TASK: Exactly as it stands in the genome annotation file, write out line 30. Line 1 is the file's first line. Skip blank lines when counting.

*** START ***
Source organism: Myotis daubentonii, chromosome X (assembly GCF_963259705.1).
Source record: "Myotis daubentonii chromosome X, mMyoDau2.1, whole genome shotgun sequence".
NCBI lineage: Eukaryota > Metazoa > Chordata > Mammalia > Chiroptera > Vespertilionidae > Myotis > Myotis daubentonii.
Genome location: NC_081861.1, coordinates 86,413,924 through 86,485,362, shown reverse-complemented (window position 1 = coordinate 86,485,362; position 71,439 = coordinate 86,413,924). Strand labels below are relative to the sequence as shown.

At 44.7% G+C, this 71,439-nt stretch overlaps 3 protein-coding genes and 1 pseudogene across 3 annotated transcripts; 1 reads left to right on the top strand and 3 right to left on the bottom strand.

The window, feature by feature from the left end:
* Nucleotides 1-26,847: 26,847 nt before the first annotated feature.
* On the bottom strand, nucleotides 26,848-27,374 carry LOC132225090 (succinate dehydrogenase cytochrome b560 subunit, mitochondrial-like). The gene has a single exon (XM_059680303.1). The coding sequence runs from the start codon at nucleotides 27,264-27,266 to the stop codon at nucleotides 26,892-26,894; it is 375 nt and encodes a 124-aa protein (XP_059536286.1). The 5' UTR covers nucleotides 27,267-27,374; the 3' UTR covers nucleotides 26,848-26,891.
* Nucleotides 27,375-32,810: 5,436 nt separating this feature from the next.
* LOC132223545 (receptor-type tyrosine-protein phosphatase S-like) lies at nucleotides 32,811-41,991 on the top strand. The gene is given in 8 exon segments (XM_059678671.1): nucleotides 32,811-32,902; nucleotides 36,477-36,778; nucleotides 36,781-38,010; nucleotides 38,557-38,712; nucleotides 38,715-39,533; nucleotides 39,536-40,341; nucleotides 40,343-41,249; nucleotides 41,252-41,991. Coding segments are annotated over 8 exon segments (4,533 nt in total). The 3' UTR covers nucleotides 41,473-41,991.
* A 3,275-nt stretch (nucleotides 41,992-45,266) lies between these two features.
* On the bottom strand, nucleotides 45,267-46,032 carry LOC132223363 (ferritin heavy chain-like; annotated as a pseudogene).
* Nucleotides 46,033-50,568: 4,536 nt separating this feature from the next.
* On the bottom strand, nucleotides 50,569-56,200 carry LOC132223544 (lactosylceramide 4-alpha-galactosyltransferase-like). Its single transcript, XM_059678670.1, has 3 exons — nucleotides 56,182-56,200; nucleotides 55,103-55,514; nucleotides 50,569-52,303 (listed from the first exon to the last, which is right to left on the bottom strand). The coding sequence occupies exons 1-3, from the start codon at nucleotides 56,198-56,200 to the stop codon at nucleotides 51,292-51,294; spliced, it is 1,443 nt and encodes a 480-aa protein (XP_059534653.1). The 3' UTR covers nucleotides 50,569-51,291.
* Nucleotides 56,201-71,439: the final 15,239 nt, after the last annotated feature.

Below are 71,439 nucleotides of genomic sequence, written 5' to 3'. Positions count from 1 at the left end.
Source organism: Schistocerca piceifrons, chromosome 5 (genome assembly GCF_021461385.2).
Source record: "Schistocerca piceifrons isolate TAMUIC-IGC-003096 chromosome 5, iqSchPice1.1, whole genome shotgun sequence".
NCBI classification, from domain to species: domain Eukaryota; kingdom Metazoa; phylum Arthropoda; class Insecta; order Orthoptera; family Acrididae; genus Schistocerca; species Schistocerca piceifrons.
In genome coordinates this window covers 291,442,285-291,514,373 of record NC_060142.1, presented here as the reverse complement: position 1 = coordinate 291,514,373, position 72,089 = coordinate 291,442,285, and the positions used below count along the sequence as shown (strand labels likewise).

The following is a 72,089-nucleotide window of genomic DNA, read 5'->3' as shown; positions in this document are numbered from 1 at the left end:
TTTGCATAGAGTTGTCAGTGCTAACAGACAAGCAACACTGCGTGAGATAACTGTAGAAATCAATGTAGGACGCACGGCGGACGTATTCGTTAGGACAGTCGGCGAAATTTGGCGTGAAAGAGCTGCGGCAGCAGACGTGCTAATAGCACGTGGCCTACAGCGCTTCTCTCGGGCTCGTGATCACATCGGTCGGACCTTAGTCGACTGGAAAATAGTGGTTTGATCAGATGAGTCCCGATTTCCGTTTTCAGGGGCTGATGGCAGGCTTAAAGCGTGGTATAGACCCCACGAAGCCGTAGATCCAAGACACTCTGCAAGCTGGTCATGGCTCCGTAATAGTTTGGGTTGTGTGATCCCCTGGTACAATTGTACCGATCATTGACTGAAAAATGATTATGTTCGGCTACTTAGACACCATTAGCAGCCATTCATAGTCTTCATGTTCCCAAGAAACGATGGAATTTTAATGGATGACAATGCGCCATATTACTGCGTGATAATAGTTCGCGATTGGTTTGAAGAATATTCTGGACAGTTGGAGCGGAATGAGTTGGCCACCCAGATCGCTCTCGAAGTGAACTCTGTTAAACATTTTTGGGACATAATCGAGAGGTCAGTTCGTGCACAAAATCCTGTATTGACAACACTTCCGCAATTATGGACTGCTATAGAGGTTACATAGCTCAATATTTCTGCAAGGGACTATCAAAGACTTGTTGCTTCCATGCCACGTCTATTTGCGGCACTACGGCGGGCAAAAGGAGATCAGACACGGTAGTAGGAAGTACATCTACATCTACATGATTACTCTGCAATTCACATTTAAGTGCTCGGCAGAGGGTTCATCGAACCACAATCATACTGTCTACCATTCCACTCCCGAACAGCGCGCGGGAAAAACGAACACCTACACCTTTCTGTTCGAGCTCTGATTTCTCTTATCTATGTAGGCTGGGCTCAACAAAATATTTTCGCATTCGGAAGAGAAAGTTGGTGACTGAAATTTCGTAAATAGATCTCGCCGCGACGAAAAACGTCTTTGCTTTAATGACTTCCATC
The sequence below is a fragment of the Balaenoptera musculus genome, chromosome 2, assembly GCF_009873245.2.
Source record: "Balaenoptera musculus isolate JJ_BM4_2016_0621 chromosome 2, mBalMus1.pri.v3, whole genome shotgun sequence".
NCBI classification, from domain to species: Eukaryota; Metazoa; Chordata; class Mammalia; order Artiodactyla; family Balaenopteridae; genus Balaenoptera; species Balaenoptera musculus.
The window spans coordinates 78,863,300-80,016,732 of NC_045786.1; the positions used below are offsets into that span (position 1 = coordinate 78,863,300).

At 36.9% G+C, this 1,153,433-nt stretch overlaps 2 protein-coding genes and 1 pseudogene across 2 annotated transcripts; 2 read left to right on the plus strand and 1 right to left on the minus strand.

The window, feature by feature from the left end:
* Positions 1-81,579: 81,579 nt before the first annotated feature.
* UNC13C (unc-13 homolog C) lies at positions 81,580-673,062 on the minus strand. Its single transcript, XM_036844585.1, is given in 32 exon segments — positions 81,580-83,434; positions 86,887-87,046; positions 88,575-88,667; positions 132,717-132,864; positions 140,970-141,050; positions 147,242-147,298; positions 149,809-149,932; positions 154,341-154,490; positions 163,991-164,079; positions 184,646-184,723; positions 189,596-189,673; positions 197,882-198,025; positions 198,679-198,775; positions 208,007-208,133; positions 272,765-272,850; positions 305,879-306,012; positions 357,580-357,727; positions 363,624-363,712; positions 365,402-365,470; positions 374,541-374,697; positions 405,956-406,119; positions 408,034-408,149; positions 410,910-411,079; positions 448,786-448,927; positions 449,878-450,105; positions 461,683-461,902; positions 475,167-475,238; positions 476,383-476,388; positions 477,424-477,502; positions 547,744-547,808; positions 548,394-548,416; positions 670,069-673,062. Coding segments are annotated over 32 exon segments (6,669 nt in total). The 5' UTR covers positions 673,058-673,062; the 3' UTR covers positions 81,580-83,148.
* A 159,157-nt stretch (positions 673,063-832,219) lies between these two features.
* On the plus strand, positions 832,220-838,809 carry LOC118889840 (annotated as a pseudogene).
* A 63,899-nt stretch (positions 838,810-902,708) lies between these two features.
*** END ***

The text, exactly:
* UNC13C (unc-13 homolog C) lies at positions 81,580-673,062 on the minus strand. Its single transcript, XM_036844585.1, is given in 32 exon segments — positions 81,580-83,434; positions 86,887-87,046; positions 88,575-88,667; positions 132,717-132,864; positions 140,970-141,050; positions 147,242-147,298; positions 149,809-149,932; positions 154,341-154,490; positions 163,991-164,079; positions 184,646-184,723; positions 189,596-189,673; positions 197,882-198,025; positions 198,679-198,775; positions 208,007-208,133; positions 272,765-272,850; positions 305,879-306,012; positions 357,580-357,727; positions 363,624-363,712; positions 365,402-365,470; positions 374,541-374,697; positions 405,956-406,119; positions 408,034-408,149; positions 410,910-411,079; positions 448,786-448,927; positions 449,878-450,105; positions 461,683-461,902; positions 475,167-475,238; positions 476,383-476,388; positions 477,424-477,502; positions 547,744-547,808; positions 548,394-548,416; positions 670,069-673,062. Coding segments are annotated over 32 exon segments (6,669 nt in total). The 5' UTR covers positions 673,058-673,062; the 3' UTR covers positions 81,580-83,148.